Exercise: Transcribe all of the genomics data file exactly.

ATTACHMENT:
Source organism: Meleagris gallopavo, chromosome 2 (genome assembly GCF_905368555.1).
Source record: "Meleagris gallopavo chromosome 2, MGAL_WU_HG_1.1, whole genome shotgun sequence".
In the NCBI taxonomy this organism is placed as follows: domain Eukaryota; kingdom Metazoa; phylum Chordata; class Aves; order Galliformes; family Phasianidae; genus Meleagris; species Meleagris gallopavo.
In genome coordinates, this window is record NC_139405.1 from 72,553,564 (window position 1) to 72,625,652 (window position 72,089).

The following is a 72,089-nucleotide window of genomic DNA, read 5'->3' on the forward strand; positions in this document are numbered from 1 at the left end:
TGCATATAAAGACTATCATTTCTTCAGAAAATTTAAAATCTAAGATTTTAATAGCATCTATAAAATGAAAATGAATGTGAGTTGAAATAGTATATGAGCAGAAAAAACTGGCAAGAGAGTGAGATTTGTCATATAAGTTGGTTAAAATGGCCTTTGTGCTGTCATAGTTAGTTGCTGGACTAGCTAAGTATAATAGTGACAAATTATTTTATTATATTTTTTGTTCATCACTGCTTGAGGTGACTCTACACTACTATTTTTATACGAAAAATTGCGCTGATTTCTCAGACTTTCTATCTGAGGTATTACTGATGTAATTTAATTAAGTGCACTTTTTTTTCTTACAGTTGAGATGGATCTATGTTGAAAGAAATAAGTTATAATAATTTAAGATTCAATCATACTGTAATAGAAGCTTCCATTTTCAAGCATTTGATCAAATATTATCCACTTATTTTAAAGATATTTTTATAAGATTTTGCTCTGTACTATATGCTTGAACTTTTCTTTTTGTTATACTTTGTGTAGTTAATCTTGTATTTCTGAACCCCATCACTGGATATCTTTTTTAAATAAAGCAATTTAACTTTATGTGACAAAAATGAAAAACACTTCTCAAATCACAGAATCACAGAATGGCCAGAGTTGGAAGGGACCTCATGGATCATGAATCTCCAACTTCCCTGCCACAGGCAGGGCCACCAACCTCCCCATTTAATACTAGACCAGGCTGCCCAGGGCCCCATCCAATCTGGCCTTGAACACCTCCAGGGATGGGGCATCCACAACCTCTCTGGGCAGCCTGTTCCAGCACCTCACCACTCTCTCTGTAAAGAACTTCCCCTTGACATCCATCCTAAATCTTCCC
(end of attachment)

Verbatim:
Source organism: Meleagris gallopavo, chromosome 2 (genome assembly GCF_905368555.1).
Source record: "Meleagris gallopavo chromosome 2, MGAL_WU_HG_1.1, whole genome shotgun sequence".
In the NCBI taxonomy this organism is placed as follows: domain Eukaryota; kingdom Metazoa; phylum Chordata; class Aves; order Galliformes; family Phasianidae; genus Meleagris; species Meleagris gallopavo.
In genome coordinates, this window is record NC_139405.1 from 72,553,564 (window position 1) to 72,625,652 (window position 72,089).

The following is a 72,089-nucleotide window of genomic DNA, read 5'->3' on the forward strand; positions in this document are numbered from 1 at the left end:
TGCATATAAAGACTATCATTTCTTCAGAAAATTTAAAATCTAAGATTTTAATAGCATCTATAAAATGAAAATGAATGTGAGTTGAAATAGTATATGAGCAGAAAAAACTGGCAAGAGAGTGAGATTTGTCATATAAGTTGGTTAAAATGGCCTTTGTGCTGTCATAGTTAGTTGCTGGACTAGCTAAGTATAATAGTGACAAATTATTTTATTATATTTTTTGTTCATCACTGCTTGAGGTGACTCTACACTACTATTTTTATACGAAAAATTGCGCTGATTTCTCAGACTTTCTATCTGAGGTATTACTGATGTAATTTAATTAAGTGCACTTTTTTTTCTTACAGTTGAGATGGATCTATGTTGAAAGAAATAAGTTATAATAATTTAAGATTCAATCATACTGTAATAGAAGCTTCCATTTTCAAGCATTTGATCAAATATTATCCACTTATTTTAAAGATATTTTTATAAGATTTTGCTCTGTACTATATGCTTGAACTTTTCTTTTTGTTATACTTTGTGTAGTTAATCTTGTATTTCTGAACCCCATCACTGGATATCTTTTTTAAATAAAGCAATTTAACTTTATGTGACAAAAATGAAAAACACTTCTCAAATCACAGAATCACAGAATGGCCAGAGTTGGAAGGGACCTCATGGATCATGAATCTCCAACTTCCCTGCCACAGGCAGGGCCACCAACCTCCCCATTTAATACTAGACCAGGCTGCCCAGGGCCCCATCCAATCTGGCCTTGAACACCTCCAGGGATGGGGCATCCACAACCTCTCTGGGCAGCCTGTTCCAGCACCTCACCACTCTCTCTGTAAAGAACTTCCCCTTGACATCCATCCTAAATCTTCCC